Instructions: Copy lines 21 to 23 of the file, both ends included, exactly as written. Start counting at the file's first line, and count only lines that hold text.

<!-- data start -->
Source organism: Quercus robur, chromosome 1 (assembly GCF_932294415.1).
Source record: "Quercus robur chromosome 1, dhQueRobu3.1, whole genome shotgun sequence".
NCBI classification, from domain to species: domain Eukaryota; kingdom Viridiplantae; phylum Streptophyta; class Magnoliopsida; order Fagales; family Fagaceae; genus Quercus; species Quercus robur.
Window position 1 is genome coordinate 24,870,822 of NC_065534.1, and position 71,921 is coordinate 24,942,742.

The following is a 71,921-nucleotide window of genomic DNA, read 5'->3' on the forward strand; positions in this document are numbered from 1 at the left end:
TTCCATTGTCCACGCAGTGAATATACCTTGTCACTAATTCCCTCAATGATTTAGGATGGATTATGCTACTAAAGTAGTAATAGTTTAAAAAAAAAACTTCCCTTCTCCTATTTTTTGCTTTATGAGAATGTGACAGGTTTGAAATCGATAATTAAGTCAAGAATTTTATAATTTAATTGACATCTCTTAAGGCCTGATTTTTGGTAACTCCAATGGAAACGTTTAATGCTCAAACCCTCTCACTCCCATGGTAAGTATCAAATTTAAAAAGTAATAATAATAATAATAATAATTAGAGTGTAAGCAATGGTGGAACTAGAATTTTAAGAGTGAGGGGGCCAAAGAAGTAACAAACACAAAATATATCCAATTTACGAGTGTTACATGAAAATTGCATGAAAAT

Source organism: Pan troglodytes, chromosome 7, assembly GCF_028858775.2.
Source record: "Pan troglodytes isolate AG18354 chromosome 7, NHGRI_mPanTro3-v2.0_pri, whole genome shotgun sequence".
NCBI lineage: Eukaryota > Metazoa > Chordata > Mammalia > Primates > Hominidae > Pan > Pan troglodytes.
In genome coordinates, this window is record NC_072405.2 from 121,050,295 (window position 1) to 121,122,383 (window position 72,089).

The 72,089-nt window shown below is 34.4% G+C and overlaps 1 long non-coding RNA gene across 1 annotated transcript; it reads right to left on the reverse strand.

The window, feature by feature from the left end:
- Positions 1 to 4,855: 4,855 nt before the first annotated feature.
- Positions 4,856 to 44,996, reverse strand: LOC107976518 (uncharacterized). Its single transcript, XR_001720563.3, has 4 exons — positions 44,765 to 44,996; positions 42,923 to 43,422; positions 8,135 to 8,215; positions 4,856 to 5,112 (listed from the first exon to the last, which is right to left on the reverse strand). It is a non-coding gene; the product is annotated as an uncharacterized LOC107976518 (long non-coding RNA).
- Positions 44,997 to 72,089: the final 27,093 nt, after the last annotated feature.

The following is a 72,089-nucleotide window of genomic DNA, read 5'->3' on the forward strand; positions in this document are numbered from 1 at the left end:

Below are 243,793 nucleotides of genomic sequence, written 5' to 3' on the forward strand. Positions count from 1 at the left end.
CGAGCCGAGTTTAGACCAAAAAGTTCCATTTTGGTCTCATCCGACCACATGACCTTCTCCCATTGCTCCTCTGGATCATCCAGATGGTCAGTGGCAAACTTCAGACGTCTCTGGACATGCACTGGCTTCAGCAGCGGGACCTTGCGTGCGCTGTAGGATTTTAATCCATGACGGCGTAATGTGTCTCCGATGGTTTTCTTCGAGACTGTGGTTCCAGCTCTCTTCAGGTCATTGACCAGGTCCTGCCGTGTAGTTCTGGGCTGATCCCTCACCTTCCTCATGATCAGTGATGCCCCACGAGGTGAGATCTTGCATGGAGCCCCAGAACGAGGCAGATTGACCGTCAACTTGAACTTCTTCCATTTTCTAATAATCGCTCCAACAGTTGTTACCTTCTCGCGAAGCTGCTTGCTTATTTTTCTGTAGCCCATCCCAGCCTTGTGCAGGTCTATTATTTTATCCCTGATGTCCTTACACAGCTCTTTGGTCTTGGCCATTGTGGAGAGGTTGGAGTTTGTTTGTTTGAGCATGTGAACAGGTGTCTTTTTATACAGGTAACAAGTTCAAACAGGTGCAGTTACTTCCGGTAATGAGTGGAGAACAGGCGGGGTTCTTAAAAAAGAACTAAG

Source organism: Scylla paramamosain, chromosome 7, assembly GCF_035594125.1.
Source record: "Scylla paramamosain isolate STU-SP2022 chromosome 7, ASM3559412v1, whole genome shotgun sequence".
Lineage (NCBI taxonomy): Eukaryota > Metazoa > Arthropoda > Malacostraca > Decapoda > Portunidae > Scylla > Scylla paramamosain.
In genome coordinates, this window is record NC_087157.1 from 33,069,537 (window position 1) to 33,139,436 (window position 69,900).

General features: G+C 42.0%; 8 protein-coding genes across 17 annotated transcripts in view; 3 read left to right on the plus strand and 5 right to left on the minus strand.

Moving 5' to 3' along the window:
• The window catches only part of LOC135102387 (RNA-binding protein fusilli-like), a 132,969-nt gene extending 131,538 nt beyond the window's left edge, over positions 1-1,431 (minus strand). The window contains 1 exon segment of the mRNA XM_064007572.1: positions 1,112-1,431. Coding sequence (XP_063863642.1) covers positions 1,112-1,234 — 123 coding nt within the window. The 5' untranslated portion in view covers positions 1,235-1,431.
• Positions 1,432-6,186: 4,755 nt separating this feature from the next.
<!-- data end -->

Lineage (NCBI taxonomy): Eukaryota > Metazoa > Arthropoda > Malacostraca > Decapoda > Portunidae > Scylla > Scylla paramamosain.
In genome coordinates, this window is record NC_087157.1 from 33,069,537 (window position 1) to 33,139,436 (window position 69,900).

General features: G+C 42.0%; 8 protein-coding genes across 17 annotated transcripts in view; 3 read left to right on the plus strand and 5 right to left on the minus strand.